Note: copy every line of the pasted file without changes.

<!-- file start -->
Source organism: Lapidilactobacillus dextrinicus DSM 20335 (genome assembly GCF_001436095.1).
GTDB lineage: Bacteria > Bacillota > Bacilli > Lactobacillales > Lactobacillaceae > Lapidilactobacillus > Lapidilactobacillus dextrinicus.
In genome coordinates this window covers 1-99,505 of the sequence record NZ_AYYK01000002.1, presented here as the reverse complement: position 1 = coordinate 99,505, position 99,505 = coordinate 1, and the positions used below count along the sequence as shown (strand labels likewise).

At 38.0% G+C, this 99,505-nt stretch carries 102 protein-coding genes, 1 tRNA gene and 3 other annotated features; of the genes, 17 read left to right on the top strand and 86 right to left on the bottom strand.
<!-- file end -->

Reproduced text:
Source organism: Lapidilactobacillus dextrinicus DSM 20335 (genome assembly GCF_001436095.1).
GTDB lineage: Bacteria > Bacillota > Bacilli > Lactobacillales > Lactobacillaceae > Lapidilactobacillus > Lapidilactobacillus dextrinicus.
In genome coordinates this window covers 1-99,505 of the sequence record NZ_AYYK01000002.1, presented here as the reverse complement: position 1 = coordinate 99,505, position 99,505 = coordinate 1, and the positions used below count along the sequence as shown (strand labels likewise).

At 38.0% G+C, this 99,505-nt stretch carries 102 protein-coding genes, 1 tRNA gene and 3 other annotated features; of the genes, 17 read left to right on the top strand and 86 right to left on the bottom strand.